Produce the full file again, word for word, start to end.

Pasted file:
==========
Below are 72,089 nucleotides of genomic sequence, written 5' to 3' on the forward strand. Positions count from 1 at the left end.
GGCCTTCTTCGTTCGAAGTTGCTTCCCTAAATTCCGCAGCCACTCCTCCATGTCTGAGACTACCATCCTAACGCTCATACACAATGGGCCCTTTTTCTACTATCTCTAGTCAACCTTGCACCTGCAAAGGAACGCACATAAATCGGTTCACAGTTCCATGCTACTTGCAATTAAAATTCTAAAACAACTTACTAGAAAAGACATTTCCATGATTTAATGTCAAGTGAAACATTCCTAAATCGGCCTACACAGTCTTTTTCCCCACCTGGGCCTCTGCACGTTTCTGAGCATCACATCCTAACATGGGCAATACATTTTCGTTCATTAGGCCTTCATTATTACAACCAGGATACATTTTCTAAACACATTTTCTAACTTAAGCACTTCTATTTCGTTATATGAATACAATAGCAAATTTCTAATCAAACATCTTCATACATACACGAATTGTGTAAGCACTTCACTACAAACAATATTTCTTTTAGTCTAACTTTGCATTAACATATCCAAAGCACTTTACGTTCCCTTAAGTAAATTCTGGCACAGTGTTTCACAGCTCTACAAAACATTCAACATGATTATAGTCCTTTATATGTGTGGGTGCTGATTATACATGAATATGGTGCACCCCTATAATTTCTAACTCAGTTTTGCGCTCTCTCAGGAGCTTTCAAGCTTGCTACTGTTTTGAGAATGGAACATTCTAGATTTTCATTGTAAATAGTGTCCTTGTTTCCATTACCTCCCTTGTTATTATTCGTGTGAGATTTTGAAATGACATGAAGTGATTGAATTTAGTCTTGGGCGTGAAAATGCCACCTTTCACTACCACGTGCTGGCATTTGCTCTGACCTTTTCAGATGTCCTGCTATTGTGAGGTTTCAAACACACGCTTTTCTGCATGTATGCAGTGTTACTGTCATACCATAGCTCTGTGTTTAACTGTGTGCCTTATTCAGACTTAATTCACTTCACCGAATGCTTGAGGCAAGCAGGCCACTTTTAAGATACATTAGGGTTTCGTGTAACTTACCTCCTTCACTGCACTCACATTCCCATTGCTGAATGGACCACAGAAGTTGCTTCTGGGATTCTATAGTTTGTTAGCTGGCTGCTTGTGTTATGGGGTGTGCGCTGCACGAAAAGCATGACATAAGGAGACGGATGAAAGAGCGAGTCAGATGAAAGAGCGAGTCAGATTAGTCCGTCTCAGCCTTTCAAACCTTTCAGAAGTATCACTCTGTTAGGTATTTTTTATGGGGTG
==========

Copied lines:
Below are 72,089 nucleotides of genomic sequence, written 5' to 3' on the forward strand. Positions count from 1 at the left end.
GGCCTTCTTCGTTCGAAGTTGCTTCCCTAAATTCCGCAGCCACTCCTCCATGTCTGAGACTACCATCCTAACGCTCATACACAATGGGCCCTTTTTCTACTATCTCTAGTCAACCTTGCACCTGCAAAGGAACGCACATAAATCGGTTCACAGTTCCATGCTACTTGCAATTAAAATTCTAAAACAACTTACTAGAAAAGACATTTCCATGATTTAATGTCAAGTGAAACATTCCTAAATCGGCCTACACAGTCTTTTTCCCCACCTGGGCCTCTGCACGTTTCTGAGCATCACATCCTAACATGGGCAATACATTTTCGTTCATTAGGCCTTCATTATTACAACCAGGATACATTTTCTAAACACATTTTCTAACTTAAGCACTTCTATTTCGTTATATGAATACAATAGCAAATTTCTAATCAAACATCTTCATACATACACGAATTGTGTAAGCACTTCACTACAAACAATATTTCTTTTAGTCTAACTTTGCATTAACATATCCAAAGCACTTTACGTTCCCTTAAGTAAATTCTGGCACAGTGTTTCACAGCTCTACAAAACATTCAACATGATTATAGTCCTTTATATGTGTGGGTGCTGATTATACATGAATATGGTGCACCCCTATAATTTCTAACTCAGTTTTGCGCTCTCTCAGGAGCTTTCAAGCTTGCTACTGTTTTGAGAATGGAACATTCTAGATTTTCATTGTAAATAGTGTCCTTGTTTCCATTACCTCCCTTGTTATTATTCGTGTGAGATTTTGAAATGACATGAAGTGATTGAATTTAGTCTTGGGCGTGAAAATGCCACCTTTCACTACCACGTGCTGGCATTTGCTCTGACCTTTTCAGATGTCCTGCTATTGTGAGGTTTCAAACACACGCTTTTCTGCATGTATGCAGTGTTACTGTCATACCATAGCTCTGTGTTTAACTGTGTGCCTTATTCAGACTTAATTCACTTCACCGAATGCTTGAGGCAAGCAGGCCACTTTTAAGATACATTAGGGTTTCGTGTAACTTACCTCCTTCACTGCACTCACATTCCCATTGCTGAATGGACCACAGAAGTTGCTTCTGGGATTCTATAGTTTGTTAGCTGGCTGCTTGTGTTATGGGGTGTGCGCTGCACGAAAAGCATGACATAAGGAGACGGATGAAAGAGCGAGTCAGATGAAAGAGCGAGTCAGATTAGTCCGTCTCAGCCTTTCAAACCTTTCAGAAGTATCACTCTGTTAGGTATTTTTTATGGGGTG